ISRO planning indigenous launches
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ISRO planning indigenous launches

By agencies   |   Friday, 23 December 2005, 08:00 Hrs
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BANGALORE: The Indian Space Research Organization expects its Insat 4A, now a day old, to be its penultimate satellite that will be flown from outside the country.

The indigenous GSLV rocket having qualified to fly the 2 ton class Insat satellites, ISRO is phasing out costly procured launches, most of which have been on the European Ariane launcher.

As such, Insat 4B, which is slated for around June 2006 will be the last one to be launched from abroad, ISRO spokesman, S. Krishnamurthy said.

Thursday's launch of the 3080-kg 4A aboard old reliable Ariane-5 rocket has cost ISRO $50 million besides insurance. It built the satellite in Bangalore. A flight aboard the GSLV would almost halve ISRO's launch burden.

ISRO has been using Ariane rockets almost continuously since the 1981 free ride for its APPLE experiment. This was the 12th launch on a European launcher. ISRO has also used U.S. rockets (Ford Aerospace's Delta and the space shuttle Challenger) for the early Insats and six Russian launchers for the remote sensing satellites.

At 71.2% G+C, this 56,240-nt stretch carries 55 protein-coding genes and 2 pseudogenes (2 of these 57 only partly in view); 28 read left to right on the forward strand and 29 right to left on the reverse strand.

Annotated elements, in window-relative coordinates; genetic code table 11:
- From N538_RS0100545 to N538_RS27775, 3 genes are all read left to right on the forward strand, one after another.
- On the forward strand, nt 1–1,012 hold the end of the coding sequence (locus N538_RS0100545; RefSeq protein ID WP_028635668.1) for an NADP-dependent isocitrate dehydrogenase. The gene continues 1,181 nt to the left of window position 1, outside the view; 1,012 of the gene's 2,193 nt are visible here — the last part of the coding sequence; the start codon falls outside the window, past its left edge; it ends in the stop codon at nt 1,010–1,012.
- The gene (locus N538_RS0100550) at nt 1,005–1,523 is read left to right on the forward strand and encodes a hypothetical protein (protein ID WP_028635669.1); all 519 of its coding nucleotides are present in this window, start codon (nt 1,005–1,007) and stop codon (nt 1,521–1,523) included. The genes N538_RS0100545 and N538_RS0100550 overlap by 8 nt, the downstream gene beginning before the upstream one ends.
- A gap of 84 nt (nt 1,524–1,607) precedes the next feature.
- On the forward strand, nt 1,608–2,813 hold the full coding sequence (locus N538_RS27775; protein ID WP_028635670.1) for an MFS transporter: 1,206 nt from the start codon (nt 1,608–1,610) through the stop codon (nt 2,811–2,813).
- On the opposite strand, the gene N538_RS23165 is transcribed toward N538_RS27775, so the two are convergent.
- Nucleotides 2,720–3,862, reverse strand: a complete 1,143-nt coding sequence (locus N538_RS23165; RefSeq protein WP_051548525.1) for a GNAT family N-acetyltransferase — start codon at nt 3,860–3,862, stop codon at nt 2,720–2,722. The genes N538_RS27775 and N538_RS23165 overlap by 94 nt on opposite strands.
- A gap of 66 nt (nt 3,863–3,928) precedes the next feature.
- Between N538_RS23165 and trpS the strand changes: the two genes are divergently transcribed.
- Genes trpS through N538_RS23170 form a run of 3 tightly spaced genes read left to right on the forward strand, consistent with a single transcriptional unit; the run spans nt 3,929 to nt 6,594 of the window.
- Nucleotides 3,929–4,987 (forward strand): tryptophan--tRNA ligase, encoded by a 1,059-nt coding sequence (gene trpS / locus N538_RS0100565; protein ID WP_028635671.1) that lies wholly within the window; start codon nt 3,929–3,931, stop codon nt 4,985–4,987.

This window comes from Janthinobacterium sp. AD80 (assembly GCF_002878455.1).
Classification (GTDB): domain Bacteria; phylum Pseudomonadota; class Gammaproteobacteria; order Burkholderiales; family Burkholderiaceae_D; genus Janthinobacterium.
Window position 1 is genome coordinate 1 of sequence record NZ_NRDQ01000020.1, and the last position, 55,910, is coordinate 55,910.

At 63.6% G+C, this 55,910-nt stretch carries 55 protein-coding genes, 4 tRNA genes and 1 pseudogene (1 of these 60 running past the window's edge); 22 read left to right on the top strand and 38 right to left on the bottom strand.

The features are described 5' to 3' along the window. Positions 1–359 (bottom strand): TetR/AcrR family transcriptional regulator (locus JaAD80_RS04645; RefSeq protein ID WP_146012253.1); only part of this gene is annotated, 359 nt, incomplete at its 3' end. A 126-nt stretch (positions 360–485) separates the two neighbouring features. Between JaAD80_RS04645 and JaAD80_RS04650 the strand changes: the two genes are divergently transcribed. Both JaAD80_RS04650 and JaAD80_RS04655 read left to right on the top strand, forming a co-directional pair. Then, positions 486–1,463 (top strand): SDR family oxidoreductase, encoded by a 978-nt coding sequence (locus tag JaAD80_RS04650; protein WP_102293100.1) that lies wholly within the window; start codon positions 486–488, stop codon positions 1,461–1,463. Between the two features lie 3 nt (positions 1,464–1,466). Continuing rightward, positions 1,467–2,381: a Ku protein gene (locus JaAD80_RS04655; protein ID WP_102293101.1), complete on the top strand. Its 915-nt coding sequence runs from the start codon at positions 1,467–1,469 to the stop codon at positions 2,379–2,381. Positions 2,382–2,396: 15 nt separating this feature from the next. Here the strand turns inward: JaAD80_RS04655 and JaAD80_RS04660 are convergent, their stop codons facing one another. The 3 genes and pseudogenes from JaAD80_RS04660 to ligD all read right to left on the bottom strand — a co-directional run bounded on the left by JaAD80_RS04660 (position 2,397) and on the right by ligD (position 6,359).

For the smaller remote sensing satellites that fly at lower altitudes, it has entirely done away with procured launches since 1995. The GSLV flight can now launch an operational satellite. The space agency is making it fully indigenous with a homemade cryogenic engine. This launcher, called GSLV Mk2, is slated to fly by 2006-end. The GLSV-Mk3 for heavy, 4-tonne lifts is expected to be ready by 2008.

The further eight GSLV programs (GSLV F4 to F 11) recently got a boost with the Center’s clearance. for a five-year spend of over $681 million.

Insat’s have become revenue churners for ISRO in the past couple of years from the lease of transponders to private broadcasters and VSAT users.

The launch vehicle service is yet to take off, except for four small satellites that the polar rocket PSLV has launched.

Parallel with 4B, the satellite center here is putting together 4C and Cartosat-2.

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